Uruguay forward Luis Suarez is looking for redemption at the World Cup in Russia.
He was vilified in South Africa in 2010 for preventing a goal with his hands. Four years later, he was condemned for biting an opponent in Brazil.
Now, Suarez wants to finish a World Cup without controversy and to give people an opportunity to talk about his play and not his unsportsmanlike behaviour.
The Barcelona player, who is one of the top strikers in the world, has made it clear that he wants to remove “the thorn on a personal level.”
Suarez was given a nine-match ban for biting Italy defender Giorgio Chiellini in Brazil. That incident, along with the handball against Ghana in 2010, is among the most enduring memories of his career.
The incident against Ghana took place in the match’s final minutes and the Africans surely would have won had the ball gone into the back of the net. Instead, Uruguay won and advanced to the semi-finals.
Suarez bit Chiellini four years later, also toward the end of the match when the score was 0-0. The referee didn’t see the incident and conceded a corner to Uruguay from which the South Americans scored and eliminated Italy from the tournament.
In both games, critics claimed that Uruguay advanced only because of Suarez’s dirty plays, giving him a reputation as a cheater that he hasn’t been able to shake off.
Suarez had previously bitten Otman Bakkal in 2010 when he played for Ajax, and Branislav Ivanovic in 2013 when he played for Liverpool.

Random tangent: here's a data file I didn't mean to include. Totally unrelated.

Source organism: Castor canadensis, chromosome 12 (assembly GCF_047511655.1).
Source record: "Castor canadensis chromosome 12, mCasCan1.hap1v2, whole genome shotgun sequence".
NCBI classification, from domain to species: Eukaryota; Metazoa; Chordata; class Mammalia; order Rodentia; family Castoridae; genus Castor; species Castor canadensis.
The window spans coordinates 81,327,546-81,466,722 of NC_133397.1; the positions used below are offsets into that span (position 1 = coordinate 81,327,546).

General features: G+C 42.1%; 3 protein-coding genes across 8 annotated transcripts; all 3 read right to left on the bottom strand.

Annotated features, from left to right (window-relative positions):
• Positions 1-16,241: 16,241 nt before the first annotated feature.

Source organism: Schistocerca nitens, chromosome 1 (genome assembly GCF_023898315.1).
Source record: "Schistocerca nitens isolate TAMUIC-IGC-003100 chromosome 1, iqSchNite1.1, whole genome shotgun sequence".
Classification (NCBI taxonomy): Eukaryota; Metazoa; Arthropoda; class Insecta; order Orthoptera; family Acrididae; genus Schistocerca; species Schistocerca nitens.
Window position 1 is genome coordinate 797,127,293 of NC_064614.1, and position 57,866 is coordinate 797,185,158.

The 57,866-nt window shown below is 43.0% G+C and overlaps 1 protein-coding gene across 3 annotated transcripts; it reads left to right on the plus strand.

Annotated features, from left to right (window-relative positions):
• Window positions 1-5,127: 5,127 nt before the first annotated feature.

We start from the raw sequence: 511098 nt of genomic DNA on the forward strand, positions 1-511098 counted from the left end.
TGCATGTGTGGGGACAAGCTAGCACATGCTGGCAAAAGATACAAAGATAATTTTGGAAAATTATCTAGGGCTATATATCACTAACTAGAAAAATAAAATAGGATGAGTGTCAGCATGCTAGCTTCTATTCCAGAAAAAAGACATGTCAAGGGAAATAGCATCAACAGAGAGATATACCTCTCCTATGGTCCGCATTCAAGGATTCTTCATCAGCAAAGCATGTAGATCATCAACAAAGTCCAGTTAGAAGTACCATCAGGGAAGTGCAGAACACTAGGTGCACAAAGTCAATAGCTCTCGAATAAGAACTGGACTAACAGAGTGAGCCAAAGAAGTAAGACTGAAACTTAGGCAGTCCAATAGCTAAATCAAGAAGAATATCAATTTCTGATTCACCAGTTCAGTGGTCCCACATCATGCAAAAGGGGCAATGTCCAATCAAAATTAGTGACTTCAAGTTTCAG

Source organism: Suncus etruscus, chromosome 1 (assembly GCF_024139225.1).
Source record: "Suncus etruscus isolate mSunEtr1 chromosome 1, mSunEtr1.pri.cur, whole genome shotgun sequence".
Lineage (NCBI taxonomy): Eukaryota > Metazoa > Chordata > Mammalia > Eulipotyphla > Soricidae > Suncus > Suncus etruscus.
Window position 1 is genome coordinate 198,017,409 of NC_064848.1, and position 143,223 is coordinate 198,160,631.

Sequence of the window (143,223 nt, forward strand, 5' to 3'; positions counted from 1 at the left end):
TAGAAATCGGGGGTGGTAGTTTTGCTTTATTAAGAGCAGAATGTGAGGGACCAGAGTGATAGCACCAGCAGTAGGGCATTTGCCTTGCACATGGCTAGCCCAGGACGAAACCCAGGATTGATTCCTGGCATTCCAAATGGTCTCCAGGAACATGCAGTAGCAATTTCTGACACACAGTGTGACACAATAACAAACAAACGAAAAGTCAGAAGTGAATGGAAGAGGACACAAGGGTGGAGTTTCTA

Suarez has also admitted to diving and, in 2011, he was punished by the English Football Association for making racist comments against Patrice Evra. Suarez denied the accusations.
With his controversial background, Suarez’s career appeared almost certain to fade following his suspension in 2014. But Barcelona gave him a new opportunity and the Uruguayan took advantage of it.
He hasn’t committed any serious offences since, but observers remain wary. Suarez regularly antagonizes opponents and referees and he often questions the calls made against him.
So, the obvious question on the eve of Uruguay’s match against Egypt on Friday in Group A is whether Suarez can control his impulses in Russia.
If anybody believes in him, it’s Uruguay coach Oscar Tabarez, who has known him since he was on the country’s youth teams.
When asked Thursday if Suarez was more mature now, Tabarez said “without any doubt.”
“Maturity comes in all areas of life – in football, in family life, in personal life,” the coach said. “He has thought about it. He has prepared himself for the World Cup. I think that in addition to being a great player, Luis is very intelligent.”
The Associated Press